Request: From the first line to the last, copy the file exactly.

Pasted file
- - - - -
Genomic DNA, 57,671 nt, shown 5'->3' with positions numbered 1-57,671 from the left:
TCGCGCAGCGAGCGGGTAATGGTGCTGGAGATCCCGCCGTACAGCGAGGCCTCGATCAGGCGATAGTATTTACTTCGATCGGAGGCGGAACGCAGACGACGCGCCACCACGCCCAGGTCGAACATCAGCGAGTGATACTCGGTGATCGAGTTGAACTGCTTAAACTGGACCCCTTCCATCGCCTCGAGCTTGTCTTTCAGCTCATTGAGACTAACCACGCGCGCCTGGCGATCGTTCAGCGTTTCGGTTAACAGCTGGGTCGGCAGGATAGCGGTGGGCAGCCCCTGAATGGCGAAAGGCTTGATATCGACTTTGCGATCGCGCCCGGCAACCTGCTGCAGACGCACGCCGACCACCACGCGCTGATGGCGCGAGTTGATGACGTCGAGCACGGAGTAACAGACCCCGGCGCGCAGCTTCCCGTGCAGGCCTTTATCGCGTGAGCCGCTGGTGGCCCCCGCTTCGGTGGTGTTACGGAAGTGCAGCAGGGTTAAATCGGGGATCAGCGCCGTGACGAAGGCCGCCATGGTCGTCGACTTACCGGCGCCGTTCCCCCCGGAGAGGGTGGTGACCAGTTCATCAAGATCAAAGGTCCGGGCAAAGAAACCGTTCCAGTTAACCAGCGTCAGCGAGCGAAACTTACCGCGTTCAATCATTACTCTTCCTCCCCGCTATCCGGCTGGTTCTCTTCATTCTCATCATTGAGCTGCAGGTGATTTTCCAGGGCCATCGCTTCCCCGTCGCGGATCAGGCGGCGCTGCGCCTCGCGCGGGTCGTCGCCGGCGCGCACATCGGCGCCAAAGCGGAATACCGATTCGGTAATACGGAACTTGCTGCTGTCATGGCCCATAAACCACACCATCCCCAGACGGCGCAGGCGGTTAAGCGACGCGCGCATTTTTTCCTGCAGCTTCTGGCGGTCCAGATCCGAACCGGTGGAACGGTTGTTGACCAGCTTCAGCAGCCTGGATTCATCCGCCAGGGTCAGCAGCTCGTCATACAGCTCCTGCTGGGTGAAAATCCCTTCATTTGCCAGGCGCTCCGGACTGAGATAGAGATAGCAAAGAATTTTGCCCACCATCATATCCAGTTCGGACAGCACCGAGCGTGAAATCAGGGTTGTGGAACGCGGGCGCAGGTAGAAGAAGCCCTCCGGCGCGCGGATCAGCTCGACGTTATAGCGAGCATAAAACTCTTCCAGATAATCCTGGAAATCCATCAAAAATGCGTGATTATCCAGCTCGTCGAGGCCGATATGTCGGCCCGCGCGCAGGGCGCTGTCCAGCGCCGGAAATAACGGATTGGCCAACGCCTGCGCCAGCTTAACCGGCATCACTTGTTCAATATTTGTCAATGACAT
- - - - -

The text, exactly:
Genomic DNA, 57,671 nt, shown 5'->3' with positions numbered 1-57,671 from the left:
TCGCGCAGCGAGCGGGTAATGGTGCTGGAGATCCCGCCGTACAGCGAGGCCTCGATCAGGCGATAGTATTTACTTCGATCGGAGGCGGAACGCAGACGACGCGCCACCACGCCCAGGTCGAACATCAGCGAGTGATACTCGGTGATCGAGTTGAACTGCTTAAACTGGACCCCTTCCATCGCCTCGAGCTTGTCTTTCAGCTCATTGAGACTAACCACGCGCGCCTGGCGATCGTTCAGCGTTTCGGTTAACAGCTGGGTCGGCAGGATAGCGGTGGGCAGCCCCTGAATGGCGAAAGGCTTGATATCGACTTTGCGATCGCGCCCGGCAACCTGCTGCAGACGCACGCCGACCACCACGCGCTGATGGCGCGAGTTGATGACGTCGAGCACGGAGTAACAGACCCCGGCGCGCAGCTTCCCGTGCAGGCCTTTATCGCGTGAGCCGCTGGTGGCCCCCGCTTCGGTGGTGTTACGGAAGTGCAGCAGGGTTAAATCGGGGATCAGCGCCGTGACGAAGGCCGCCATGGTCGTCGACTTACCGGCGCCGTTCCCCCCGGAGAGGGTGGTGACCAGTTCATCAAGATCAAAGGTCCGGGCAAAGAAACCGTTCCAGTTAACCAGCGTCAGCGAGCGAAACTTACCGCGTTCAATCATTACTCTTCCTCCCCGCTATCCGGCTGGTTCTCTTCATTCTCATCATTGAGCTGCAGGTGATTTTCCAGGGCCATCGCTTCCCCGTCGCGGATCAGGCGGCGCTGCGCCTCGCGCGGGTCGTCGCCGGCGCGCACATCGGCGCCAAAGCGGAATACCGATTCGGTAATACGGAACTTGCTGCTGTCATGGCCCATAAACCACACCATCCCCAGACGGCGCAGGCGGTTAAGCGACGCGCGCATTTTTTCCTGCAGCTTCTGGCGGTCCAGATCCGAACCGGTGGAACGGTTGTTGACCAGCTTCAGCAGCCTGGATTCATCCGCCAGGGTCAGCAGCTCGTCATACAGCTCCTGCTGGGTGAAAATCCCTTCATTTGCCAGGCGCTCCGGACTGAGATAGAGATAGCAAAGAATTTTGCCCACCATCATATCCAGTTCGGACAGCACCGAGCGTGAAATCAGGGTTGTGGAACGCGGGCGCAGGTAGAAGAAGCCCTCCGGCGCGCGGATCAGCTCGACGTTATAGCGAGCATAAAACTCTTCCAGATAATCCTGGAAATCCATCAAAAATGCGTGATTATCCAGCTCGTCGAGGCCGATATGTCGGCCCGCGCGCAGGGCGCTGTCCAGCGCCGGAAATAACGGATTGGCCAACGCCTGCGCCAGCTTAACCGGCATCACTTGTTCAATATTTGTCAATGACAT